Lightning strike at night

Lightning Detection and Meteorological Applications from Ground and Space

Lightning strike at night
Lightning strike at night

Study by Dr Eric Bruning, Department of Geosciences, Texas Tech University.

Last Updated

06, October 2020

Modern lightning measurements are now well advanced beyond point detection of ground strikes, and reveal the extent of flashes within the cloud. These measurements of flash rate and flash size are tied to the electrostatic energy dissipated by each flash, though it remains difficult to predict the precise amount of that energy emitted as optical light.

Understanding lightning phenomenology, as detected by a suite of RF and optical instruments, is important for the design and validation of optical, space-based lighting measurements (GOES-R GLM, MTG LI and the heritage LIS measurements), as well as their application in meteorological forecast and nowcast settings.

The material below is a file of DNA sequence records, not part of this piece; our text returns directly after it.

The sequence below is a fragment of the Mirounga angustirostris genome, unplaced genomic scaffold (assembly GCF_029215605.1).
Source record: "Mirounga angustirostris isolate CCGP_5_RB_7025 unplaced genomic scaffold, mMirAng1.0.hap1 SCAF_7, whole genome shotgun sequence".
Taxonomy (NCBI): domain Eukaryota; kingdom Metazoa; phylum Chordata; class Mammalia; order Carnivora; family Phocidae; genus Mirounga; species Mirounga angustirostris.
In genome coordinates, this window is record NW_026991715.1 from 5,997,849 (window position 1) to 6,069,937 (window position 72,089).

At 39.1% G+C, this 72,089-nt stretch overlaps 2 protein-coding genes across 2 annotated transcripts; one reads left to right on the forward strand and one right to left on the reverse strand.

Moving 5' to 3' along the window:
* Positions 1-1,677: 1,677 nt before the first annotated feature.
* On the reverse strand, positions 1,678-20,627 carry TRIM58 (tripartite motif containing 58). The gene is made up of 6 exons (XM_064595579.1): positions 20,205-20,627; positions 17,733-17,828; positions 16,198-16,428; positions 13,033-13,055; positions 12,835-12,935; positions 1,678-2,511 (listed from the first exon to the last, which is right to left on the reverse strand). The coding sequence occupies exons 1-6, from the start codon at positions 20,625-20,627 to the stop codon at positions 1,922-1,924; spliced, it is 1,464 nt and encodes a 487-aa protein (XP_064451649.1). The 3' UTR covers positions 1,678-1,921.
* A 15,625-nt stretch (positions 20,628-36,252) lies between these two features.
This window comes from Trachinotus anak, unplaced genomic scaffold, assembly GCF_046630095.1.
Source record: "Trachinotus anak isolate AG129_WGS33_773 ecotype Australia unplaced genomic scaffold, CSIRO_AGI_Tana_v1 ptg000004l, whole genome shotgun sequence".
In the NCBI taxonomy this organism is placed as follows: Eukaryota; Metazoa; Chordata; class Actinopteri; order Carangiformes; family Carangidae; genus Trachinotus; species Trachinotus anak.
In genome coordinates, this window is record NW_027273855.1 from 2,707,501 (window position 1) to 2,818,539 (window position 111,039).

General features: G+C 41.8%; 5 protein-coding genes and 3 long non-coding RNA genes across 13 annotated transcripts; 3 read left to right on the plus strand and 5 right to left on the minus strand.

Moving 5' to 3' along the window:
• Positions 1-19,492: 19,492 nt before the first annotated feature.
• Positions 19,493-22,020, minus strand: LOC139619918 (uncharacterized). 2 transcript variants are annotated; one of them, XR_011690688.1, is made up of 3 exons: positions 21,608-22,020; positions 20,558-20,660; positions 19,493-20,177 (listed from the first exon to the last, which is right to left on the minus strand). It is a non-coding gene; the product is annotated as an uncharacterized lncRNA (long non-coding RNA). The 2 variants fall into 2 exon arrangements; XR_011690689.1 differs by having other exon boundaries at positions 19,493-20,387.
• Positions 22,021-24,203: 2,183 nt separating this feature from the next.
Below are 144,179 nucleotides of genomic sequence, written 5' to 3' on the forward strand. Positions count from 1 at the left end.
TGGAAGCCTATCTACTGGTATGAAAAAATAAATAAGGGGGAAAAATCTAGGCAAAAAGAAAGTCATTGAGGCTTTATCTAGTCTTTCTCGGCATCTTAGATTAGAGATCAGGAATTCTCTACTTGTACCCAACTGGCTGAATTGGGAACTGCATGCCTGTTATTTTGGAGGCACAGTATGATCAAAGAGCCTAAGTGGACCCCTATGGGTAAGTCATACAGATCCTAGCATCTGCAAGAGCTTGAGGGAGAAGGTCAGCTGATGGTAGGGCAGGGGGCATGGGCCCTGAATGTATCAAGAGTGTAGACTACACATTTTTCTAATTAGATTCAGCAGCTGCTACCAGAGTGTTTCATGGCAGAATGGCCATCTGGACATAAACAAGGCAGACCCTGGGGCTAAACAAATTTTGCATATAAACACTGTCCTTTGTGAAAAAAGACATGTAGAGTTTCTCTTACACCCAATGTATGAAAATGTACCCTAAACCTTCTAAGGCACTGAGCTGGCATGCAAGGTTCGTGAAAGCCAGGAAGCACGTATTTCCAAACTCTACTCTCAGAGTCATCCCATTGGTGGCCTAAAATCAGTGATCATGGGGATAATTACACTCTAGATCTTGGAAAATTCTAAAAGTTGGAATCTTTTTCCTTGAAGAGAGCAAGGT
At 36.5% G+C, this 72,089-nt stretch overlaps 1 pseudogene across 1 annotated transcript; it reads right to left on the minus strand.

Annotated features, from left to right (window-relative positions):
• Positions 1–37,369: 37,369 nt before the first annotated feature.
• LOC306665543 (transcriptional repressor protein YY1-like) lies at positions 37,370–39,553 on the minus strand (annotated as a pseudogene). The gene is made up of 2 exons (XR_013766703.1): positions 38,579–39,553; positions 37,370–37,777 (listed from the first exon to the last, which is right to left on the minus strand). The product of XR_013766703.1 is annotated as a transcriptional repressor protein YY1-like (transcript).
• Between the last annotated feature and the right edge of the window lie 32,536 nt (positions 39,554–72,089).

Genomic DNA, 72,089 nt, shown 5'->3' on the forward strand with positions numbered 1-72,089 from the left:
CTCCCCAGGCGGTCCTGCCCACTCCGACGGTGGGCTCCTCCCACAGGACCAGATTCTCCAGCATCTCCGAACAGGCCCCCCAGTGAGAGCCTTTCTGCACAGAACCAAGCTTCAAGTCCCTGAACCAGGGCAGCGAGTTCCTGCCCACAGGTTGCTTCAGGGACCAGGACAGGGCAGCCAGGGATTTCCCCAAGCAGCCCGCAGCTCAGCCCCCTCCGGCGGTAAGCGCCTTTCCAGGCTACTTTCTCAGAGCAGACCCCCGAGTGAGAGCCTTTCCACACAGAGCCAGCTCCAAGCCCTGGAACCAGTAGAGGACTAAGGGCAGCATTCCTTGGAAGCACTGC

This presentation provides a short overview of storm electricity basics, lightning, and its detection, followed by an illustration of GLM data as visualised and applied in early operational trials conducted this spring.

Dr Eric Bruning

Dr Bruning is an Associate Professor of Atmospheric Science in the Department of Geosciences at Texas Tech University. He completed BSC, MSc, and PhD degrees in Meteorology at the University of Oklahoma, finishing in 2008.

His interests include atmospheric electricity and lightning and their links to meteorological processes, cloud physics and dynamics, scientific computing in Python, and the intersection between the arts, design, and scientific visualisation. He is a member of the GOES-R GLM Science Team and past chair of the American Meteorological Society Committee on Atmospheric Chemistry.